Organic natural productsExamples of useful organic natural products include aspirin, caffeine, morphine and quinine
Adjustments to the LC Chemistry Syllabus In section 7.4 of the syllabus (Organic Natural Products), the steam distillation of an organic substance is being adjusted to specify the extraction of clove oil and to include the liquid-liquid extraction of eugenol from the emulsion produced using cyclohexane. This does not introduce any new theory. The extension of this experiment will make up for the reductions in the mandatory experiments in sections 7.3 and 8.2.
Extraction techniques • Steam distillation (extraction of clove oil from cloves • Solvent extraction (using an organic solvent to extract a natural product from an aqueous solution)
Background information • Cloves are the dried buds of a tree that is cultivated primarily in Zanzibar and Madagascar. The tree produces abundant clusters of small red flower buds that are gathered before opening and are dried to produce the dark-brown, nail-shaped spice clove. • Whole and ground cloves are popular food seasonings and account for the use of half the world production of cloves. The other half is ground and used in the manufacture of a type of cigarette popular in Indonesia. • Almost 20 percent of the clove's weight is essential oil, obtained by distillation and used in perfumes, blends of spices, medicines, and sweets. Clove oil is a powerful antiseptic, and is also used as a local anaesthetic for toothache.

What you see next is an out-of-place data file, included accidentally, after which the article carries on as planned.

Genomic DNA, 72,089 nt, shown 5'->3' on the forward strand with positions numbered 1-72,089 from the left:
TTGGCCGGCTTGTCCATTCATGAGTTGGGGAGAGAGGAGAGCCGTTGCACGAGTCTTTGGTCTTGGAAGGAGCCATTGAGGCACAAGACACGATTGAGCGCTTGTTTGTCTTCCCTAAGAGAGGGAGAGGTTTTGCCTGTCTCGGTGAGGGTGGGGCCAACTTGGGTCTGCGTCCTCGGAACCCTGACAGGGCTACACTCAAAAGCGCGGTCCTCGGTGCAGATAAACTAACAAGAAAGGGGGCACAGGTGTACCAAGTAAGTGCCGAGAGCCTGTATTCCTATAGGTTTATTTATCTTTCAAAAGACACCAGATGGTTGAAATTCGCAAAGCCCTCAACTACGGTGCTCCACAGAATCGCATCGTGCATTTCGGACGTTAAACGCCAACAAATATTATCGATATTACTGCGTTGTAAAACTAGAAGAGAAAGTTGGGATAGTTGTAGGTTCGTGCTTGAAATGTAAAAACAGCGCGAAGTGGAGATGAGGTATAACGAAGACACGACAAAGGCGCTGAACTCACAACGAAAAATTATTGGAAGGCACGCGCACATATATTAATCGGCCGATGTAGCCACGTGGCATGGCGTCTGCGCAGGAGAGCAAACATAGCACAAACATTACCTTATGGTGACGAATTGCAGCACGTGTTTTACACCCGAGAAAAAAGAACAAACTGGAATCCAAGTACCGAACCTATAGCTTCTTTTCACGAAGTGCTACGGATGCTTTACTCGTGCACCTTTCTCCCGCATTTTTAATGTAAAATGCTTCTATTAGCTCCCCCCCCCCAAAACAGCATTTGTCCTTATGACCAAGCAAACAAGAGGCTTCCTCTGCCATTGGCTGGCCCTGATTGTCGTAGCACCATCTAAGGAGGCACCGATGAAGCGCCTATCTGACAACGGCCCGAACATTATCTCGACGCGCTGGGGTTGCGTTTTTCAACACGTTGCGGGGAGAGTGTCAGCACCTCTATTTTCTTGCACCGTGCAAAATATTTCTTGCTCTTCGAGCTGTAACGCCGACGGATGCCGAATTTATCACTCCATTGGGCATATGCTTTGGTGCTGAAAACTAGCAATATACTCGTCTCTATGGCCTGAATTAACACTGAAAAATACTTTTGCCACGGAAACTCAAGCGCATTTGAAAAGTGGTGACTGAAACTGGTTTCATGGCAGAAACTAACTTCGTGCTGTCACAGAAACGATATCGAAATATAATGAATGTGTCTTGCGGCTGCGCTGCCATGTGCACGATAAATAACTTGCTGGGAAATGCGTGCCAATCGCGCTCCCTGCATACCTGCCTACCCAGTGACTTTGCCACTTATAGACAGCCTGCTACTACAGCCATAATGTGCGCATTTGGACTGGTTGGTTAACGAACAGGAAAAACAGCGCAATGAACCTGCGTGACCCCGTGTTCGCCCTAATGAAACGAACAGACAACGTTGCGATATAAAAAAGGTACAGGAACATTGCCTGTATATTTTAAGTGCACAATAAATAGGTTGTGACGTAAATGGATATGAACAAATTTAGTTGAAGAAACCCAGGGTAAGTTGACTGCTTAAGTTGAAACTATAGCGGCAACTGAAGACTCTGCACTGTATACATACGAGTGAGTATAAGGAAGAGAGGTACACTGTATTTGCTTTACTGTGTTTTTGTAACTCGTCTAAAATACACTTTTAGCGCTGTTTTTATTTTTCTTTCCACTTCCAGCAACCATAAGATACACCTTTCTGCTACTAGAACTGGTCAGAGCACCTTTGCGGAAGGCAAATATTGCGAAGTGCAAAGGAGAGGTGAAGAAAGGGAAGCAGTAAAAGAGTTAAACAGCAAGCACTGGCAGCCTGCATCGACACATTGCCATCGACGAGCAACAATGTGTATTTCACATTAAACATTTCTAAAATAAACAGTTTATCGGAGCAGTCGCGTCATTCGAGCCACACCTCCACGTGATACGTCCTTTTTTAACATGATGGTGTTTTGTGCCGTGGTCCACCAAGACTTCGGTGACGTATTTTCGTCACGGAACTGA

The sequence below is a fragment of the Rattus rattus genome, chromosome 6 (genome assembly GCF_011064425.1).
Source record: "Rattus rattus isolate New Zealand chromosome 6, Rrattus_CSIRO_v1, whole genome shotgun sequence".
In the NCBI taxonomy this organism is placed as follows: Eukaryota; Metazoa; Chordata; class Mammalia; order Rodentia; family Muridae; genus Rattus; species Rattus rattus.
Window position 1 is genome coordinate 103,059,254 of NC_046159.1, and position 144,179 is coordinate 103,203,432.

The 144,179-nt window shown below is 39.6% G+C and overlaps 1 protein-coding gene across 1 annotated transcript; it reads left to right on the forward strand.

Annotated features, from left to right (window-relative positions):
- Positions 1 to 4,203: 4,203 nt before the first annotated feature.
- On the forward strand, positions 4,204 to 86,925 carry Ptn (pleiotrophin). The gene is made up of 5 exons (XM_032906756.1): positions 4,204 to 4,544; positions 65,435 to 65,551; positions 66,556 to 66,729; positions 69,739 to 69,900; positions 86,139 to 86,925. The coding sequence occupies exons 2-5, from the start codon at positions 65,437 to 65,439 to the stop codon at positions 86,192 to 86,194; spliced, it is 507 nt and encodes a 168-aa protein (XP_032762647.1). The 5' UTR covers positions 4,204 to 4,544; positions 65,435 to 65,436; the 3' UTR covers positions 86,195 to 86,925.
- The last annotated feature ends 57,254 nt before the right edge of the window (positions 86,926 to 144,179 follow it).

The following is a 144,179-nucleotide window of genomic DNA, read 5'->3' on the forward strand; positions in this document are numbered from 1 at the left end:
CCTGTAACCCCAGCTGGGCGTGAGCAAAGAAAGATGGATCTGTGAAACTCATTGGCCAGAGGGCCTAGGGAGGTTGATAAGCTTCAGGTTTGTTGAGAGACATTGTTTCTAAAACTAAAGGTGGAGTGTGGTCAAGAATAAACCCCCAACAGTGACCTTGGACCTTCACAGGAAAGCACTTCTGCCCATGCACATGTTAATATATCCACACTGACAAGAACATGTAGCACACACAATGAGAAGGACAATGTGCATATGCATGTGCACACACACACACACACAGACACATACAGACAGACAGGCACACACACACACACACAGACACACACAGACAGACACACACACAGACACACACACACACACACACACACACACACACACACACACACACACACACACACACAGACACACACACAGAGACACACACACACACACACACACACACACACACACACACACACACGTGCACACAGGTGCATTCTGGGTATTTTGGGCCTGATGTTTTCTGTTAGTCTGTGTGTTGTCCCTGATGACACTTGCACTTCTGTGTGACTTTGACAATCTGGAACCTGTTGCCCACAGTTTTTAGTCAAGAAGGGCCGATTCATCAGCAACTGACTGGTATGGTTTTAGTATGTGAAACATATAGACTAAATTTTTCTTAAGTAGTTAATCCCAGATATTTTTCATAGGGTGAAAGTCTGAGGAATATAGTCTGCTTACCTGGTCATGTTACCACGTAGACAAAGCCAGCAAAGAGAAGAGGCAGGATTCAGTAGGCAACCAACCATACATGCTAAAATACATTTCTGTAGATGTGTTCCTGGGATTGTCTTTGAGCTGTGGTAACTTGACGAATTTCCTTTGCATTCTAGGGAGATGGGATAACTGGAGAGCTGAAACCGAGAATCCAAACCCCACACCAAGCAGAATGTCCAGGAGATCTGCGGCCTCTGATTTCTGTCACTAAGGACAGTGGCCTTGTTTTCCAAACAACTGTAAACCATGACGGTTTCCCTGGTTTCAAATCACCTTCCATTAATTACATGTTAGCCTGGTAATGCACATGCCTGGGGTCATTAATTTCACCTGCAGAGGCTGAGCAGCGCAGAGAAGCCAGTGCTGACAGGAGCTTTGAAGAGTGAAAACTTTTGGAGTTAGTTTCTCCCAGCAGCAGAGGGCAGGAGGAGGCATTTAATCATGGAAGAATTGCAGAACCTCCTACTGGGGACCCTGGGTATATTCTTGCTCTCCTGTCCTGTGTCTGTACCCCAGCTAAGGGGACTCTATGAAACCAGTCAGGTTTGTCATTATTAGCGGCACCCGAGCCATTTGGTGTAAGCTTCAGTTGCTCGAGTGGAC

Why Steam Distillation? • Steam distillation used because plant material and oils would decompose if heated directly in a simple distillation apparatus. • Passing steam through the cloves avoids a very high temperature that would destroy the plant material. In the steam distillation of cloves, an emulsion is formed. This emulsion consists of droplets of oil of cloves dispersed with water.
Have a safety opening to the atmosphere • Some organic compounds are immiscible with water. Usually these compounds have a low vapour pressure. After mixing them with water, however, the mixture will distil when the sum of the two vapour pressures reaches atmospheric pressure. It follows, then, that this must happen below the boiling point of water. This process is known as steam distillation. • Cover cloves with a little warm water (about 5 cm3). • Use anti-bumping granules in the steam generator.
If the level of the boiling water in the steam generator falls too low, the system will not work smoothly. Refill with hot water. Reconnect everything and heat again. • After 30 minutes disconnect steam generator to avoid suck-back then turn off the heat. • Collect 40 - 50 cm3 of the pale milky distillate [emulsion]. Note the smell • Oil separated by dissolving in solvent, placing in separating funnel • Collect organic solvent fraction and then evaporate solvent.
Expt 23B ‘To isolate clove oil (eugenol) from an emulsion of clove oil and water by solvent extraction (liquid-liquid) using cyclohexane’